Friday, November 24, 2017

“All Things in The Army Have to Be in The Right Form.” July-August 1917

by Captain William Carraway
Historian, Georgia Army National Guard

Company H, 2nd Georgia Infantry Regiment returned to Camp Harris, Macon, Ga. June 30, 1917 from their duty in Jacksonville, Fla. and began a rigorous schedule of training as recounted by Sgt. Robert Burton.

July 8, 1917 letter written by Sgt. Robert G. Burton

Camp Harris, Macon, Ga.
July 8, 1917
My dear mama,
My application for discharge was sent back for proper military form. You know, You know, all things in the Army have to be in the right form 
or they are sent back. I think that when it does go thru these headquarters it will go all right and I will get my discharge.
We are working nearly all day these days. Our day starts at 0530 and lasts til six in the afternoon, so I haven’t much time to get into any trouble. At night I am too tired to go to town and spend any money much. I am spending only what I have to have. Don’t you know it looks funny to see me get up at 5:00 o’clock and eat breakfast at 6:10.
Had a letter from my Jaxville girl this morning. I think that after I come home I will go to see her. She asked me when I was coming back to see her.
Write to me real soon and let me know what you think about my coming home.
As ever, your devoted son,

Burton’s discharge and hopes for leave were soon dashed.

Camp Harris
Saturday Morning (July 14, 1917)
My dear mama,
I can’t come this weekend. Lt. Dickinson took one of his crazy notions yesterday afternoon and would not let me come. He told me yesterday morning that I could come, and I had a grip packed ready to get in the car and he told me that I could not come.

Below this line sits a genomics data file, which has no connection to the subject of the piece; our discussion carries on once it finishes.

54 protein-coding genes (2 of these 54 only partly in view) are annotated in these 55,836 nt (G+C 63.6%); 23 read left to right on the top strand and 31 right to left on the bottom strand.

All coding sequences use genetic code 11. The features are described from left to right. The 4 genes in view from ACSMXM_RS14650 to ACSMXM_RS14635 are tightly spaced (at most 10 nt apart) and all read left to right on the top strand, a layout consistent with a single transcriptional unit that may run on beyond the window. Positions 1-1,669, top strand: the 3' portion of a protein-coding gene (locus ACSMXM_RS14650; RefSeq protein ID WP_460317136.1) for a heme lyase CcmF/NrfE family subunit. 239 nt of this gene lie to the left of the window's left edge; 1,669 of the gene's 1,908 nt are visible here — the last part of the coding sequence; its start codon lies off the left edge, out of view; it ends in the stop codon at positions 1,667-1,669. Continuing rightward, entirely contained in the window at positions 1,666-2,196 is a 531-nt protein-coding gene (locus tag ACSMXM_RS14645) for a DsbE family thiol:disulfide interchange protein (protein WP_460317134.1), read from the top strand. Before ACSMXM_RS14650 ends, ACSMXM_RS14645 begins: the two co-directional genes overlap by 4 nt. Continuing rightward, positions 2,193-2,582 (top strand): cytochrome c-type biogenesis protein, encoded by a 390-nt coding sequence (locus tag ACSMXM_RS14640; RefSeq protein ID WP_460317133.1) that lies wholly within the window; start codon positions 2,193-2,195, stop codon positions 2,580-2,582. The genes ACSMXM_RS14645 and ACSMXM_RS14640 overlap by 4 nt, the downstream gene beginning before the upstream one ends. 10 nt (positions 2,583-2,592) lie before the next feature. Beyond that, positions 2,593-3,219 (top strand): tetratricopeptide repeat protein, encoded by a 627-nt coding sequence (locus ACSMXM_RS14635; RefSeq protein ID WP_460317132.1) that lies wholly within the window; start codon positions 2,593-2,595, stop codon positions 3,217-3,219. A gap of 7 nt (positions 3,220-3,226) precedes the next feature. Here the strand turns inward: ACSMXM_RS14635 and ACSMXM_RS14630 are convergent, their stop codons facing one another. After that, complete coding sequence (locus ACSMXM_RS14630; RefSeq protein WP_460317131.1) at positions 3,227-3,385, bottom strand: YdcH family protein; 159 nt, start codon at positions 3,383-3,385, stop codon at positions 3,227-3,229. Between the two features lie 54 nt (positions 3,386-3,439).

He let Jack Felker go and he went home while we were in Fla. He let (Sgt) Tom Hensler go and he was absent without leave while we were in Fla. I have never been absent without leave.
I think that perhaps I can come next Friday and if I can I will stay over till about Wednesday. I hate the very air that Lt. Dickinson breathes. I am going to run him to the dogs when I get there.
I surely did want to come home and be with all the children.
I am getting along just as fine as can be.
There is no news today. Will write to you again this week.
Hoping to see you by this time next week. I am.
Your devoted son,

Burton did get leave the following Friday and spent a joyous weekend at home in Monroe. It was the last time Burton would be home before sailing for France.

Sgt. Robert G. Burton (Right) at home on leave in July, 1917.

Big changes awaited the regiment in the coming weeks as related by Burton.

Hotel Lanier, Macon Ga.
Wednesday Night (August 8, 1917)
My dear mama,
The regiment is being reorganized under the new law and so we have been pretty busy since the 5th of August. A machine gun battalion has been made out of one battalion of the Second. All of the best non-commissioned officers of the regiment have been transferred to it. Out of our company, Ed Williamson, Tom Hensler, C. J. Mears and myself have been transferred as privates so after tomorrow just address my letters as Mr. R. G. Burton. It is expected that we will be sent to Mass or somewhere near New York City. The general opinion is now that we will leave about Tuesday.
I suppose that by the papers you have seen about the Macon companies being reorganized into machine gun companies.
Capt. (Sidney L.) Conner of B Co has been assigned to Co H since the discharge of Capt. Aycock. We all like him fine so far.
I am getting along just as fine as possible I suppose. If I can’t come home will let you know by mail.
Your devoted son,

Sgt. Robert Burton wrote home from the Hotel Lanier August 8, 1917

The machine gun battalion Burton referenced was the 151st Machine Gun Battalion which was destined to serve in the 42nd Infantry Division. But for now, that information was unknown to Burton or his comrades.

Days later, Burton sent the following telegraph informing his parents of his impending reassignment.

Western Union Telegram Camp Harris, Macon, Ga. 1045 AM August 28, 1917

Next Chapter:  Camp Mills, New York

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